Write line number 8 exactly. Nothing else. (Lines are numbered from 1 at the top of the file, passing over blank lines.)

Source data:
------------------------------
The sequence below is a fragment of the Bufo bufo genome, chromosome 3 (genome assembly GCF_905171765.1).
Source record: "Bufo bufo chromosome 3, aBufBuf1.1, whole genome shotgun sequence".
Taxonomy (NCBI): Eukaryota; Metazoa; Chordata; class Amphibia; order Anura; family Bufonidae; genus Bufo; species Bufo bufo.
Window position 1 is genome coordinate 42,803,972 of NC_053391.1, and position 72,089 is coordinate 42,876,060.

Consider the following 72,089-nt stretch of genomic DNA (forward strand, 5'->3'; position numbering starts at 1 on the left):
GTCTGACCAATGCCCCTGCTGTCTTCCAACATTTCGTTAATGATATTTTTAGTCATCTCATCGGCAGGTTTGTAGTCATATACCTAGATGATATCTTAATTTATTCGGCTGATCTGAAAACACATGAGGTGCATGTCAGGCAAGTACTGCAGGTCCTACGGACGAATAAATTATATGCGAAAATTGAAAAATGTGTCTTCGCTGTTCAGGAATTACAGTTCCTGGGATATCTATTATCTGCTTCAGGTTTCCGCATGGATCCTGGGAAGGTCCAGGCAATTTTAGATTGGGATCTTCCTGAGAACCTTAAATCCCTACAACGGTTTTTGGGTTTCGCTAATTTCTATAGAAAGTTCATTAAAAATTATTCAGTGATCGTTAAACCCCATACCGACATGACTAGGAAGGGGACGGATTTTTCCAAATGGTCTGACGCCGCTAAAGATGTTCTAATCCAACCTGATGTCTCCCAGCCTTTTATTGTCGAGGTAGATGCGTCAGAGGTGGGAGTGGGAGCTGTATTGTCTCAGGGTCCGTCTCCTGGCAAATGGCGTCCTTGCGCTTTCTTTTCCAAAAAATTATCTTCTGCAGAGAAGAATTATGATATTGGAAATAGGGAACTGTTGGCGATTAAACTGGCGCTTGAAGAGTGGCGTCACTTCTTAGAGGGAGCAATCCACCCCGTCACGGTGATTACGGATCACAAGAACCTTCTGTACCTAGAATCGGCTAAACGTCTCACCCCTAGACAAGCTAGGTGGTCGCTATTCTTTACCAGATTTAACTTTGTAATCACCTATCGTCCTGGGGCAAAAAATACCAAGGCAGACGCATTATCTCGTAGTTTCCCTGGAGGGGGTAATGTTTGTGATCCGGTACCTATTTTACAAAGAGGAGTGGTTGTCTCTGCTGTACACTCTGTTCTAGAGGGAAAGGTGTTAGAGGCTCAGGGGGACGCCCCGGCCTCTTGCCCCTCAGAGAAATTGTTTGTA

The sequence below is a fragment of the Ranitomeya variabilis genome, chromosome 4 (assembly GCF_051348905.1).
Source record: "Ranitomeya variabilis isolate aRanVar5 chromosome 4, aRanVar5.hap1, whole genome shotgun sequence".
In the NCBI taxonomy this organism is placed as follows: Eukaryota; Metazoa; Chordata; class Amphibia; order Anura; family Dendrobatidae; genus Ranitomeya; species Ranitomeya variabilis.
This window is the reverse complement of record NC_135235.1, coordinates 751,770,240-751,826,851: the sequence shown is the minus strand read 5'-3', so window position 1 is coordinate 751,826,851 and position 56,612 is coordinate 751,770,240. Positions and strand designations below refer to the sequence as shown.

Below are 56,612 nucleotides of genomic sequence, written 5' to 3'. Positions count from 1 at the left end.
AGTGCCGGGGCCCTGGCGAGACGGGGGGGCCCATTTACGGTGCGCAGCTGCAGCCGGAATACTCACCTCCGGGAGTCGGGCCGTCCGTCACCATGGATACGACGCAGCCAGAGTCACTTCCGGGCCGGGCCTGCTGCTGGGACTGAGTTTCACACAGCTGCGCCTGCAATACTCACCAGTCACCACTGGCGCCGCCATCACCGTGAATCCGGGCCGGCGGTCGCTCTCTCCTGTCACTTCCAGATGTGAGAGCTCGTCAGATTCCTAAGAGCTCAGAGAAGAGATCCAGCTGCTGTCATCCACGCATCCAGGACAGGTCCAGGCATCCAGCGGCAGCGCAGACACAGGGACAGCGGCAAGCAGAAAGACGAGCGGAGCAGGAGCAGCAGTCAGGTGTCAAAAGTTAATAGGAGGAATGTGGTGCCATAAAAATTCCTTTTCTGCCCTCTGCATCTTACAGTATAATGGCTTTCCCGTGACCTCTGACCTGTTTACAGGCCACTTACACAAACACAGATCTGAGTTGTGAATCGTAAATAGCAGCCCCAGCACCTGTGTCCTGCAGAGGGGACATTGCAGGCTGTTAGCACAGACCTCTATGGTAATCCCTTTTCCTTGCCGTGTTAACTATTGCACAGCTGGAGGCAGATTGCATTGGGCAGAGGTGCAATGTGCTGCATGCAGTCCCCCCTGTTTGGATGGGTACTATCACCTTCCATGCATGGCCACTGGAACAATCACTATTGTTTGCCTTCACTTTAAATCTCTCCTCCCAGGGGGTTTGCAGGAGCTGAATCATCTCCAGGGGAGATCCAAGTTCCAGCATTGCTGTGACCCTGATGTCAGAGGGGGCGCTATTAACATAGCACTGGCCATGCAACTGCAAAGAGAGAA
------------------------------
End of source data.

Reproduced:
Source record: "Ranitomeya variabilis isolate aRanVar5 chromosome 4, aRanVar5.hap1, whole genome shotgun sequence".